“The good news is that Community Bank’s 157-year commitment to traditional community banking has allowed us to remain strong, stable and resilient in our financial ability to support our customers,” the bank said in a statement. “Community Bank has consistently been ranked among the top-performing U.S. banks in America by Forbes magazine for our financial performance and was recognized as one of America’s Most Trusted Companies 2022 by Newsweek, ranking sixth in the banking industry category.”

The view from a credit union

Sodus-based Reliant Credit Union President and CEO Pam Heald issued a message to customers echoing the same themes as LNB and Community Bank.

“Reliant is more than our name,” she said. “With the recent events that have been reported regarding the banking industry, we want to reassure you that Reliant is financially sound.”

She pointed to the reasons why:

“Reliant’s capital position is strong and continues to grow.”

“Reliant’s liquidity position is strong. We have a well-diversified deposit base and multiple other sources of liquidity available.”

“Reliant’s asset quality is excellent. Our balance sheet remains strong and well managed.”

She also noted that Reliant’s deposit accounts are covered by the National Credit Union Share Insurance Fund, managed and administered by the National Credit Union Administration.

CNB assures customers

Canandaigua National Bank and Trust also is assuring its customers that it is in good shape and in no danger of failure.

“You may have seen recent news stories regarding the challenges of a couple of financial institutions, one in California with a concentration in funding tech start-ups, and a New York bank with a focus on a narrow lending market,” Frank Hamlin III, president and CEO of Canandaigua National Bank and Trust, said. “Canandaigua National Bank and Trust remains well-capitalized and well-positioned to continue serving our customers and community.”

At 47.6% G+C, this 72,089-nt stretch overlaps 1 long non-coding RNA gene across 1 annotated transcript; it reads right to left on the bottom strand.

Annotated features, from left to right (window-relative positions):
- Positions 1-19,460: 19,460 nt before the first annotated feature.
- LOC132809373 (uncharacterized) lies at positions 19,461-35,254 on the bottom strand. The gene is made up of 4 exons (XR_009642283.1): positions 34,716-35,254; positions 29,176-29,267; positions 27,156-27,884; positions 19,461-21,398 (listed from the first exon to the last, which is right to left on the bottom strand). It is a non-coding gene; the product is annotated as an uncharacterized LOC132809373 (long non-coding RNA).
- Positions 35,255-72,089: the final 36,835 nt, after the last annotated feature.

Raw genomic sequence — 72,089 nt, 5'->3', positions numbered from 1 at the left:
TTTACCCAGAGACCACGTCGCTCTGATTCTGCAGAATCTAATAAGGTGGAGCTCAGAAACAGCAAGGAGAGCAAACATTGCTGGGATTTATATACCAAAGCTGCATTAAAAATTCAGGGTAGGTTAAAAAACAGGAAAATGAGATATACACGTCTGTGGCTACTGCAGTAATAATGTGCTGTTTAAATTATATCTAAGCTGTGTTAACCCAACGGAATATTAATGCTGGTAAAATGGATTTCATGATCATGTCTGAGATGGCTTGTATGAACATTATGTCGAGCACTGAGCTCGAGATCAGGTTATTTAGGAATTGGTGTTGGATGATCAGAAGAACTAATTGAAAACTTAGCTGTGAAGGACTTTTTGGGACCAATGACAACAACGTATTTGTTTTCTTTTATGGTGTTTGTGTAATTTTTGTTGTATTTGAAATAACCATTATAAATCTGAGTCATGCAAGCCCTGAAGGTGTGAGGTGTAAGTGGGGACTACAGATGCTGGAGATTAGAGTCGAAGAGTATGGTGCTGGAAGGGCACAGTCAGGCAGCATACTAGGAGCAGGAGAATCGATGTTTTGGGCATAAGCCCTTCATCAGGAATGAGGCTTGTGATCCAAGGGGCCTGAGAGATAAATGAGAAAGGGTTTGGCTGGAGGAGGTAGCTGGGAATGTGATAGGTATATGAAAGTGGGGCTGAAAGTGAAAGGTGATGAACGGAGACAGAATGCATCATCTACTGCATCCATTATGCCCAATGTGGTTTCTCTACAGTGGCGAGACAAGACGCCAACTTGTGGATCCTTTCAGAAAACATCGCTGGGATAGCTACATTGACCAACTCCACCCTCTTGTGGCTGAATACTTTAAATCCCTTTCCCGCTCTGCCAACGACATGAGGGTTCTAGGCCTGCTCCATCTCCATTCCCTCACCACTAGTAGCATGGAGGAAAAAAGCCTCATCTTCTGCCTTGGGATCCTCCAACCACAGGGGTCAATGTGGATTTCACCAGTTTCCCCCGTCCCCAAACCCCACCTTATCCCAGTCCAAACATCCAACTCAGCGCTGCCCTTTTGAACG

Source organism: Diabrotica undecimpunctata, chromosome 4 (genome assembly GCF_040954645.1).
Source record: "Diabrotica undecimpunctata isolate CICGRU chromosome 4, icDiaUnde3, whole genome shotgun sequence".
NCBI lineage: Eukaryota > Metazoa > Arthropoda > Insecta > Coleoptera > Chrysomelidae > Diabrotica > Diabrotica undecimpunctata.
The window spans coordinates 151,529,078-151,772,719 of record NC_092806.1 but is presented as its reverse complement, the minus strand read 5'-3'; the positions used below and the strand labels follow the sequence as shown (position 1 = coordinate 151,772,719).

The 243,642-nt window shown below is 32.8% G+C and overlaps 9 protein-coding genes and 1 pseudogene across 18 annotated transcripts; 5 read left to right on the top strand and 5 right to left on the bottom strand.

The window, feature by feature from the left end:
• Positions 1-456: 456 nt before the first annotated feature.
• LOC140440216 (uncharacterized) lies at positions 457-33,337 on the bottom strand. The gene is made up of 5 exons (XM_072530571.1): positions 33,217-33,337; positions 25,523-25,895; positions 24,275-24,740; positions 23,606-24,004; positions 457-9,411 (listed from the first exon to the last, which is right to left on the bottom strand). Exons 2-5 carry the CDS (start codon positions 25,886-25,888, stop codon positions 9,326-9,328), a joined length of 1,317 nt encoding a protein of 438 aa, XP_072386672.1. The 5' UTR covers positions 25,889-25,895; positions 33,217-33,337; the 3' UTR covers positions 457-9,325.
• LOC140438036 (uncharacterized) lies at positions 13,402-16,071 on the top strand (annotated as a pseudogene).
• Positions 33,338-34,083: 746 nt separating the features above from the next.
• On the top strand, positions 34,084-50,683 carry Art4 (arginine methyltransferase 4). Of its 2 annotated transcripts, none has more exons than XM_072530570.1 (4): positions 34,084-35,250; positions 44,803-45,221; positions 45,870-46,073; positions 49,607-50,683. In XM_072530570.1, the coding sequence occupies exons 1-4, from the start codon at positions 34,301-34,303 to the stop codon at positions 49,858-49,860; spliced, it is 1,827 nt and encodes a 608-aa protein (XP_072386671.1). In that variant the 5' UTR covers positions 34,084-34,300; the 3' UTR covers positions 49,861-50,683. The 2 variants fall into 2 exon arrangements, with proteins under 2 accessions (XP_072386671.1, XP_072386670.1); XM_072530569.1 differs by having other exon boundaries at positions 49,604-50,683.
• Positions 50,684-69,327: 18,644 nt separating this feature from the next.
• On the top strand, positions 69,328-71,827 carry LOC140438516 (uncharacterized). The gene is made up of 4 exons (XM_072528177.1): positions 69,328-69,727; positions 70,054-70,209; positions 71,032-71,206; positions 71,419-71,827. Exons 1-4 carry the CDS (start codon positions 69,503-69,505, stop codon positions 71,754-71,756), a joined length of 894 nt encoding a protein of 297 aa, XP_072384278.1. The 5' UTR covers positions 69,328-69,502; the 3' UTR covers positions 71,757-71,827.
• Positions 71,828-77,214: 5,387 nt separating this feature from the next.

He explained that CNB is a community bank that reinvests deposits back into the communities it serves. Hamlin said it has a diversified approach to deposits, lending and funding sources, reducing its risk to impacts of a single industry or investment.

As an FDIC member, all deposits up to $250,000 are protected by the FDIC. Additionally, he said the bank has significant liquidity through multiple funding sources. Deposits over $250,000 are insured by the federal government, he added.

And the Bank of the Finger Lakes, owned by Wayne Bank, based in Honesdale, Pennsylvania, also is assuring customers that their funds are safe. President and CEO Jim Donnelly addressed the issue in a message to employees and customers on Monday.

“I want to assure you that Wayne Bank is strong, secure and stable,” he said. “We have been so for over 151 years. We are here to help our customers and communities. We are in the business of taking in deposits from local people and lending them out to local people who are buying homes, cars and starting businesses. These are the things that help our communities grow. The risks we take are in our friends and neighbors. Our track record in doing this is exceptional. ...We will keep your deposits safe and make good loans.”

Times staff members Louise Hoffman Broach and Dave Shaw contributed to this story, which also includes reporting from the Baltimore Sun.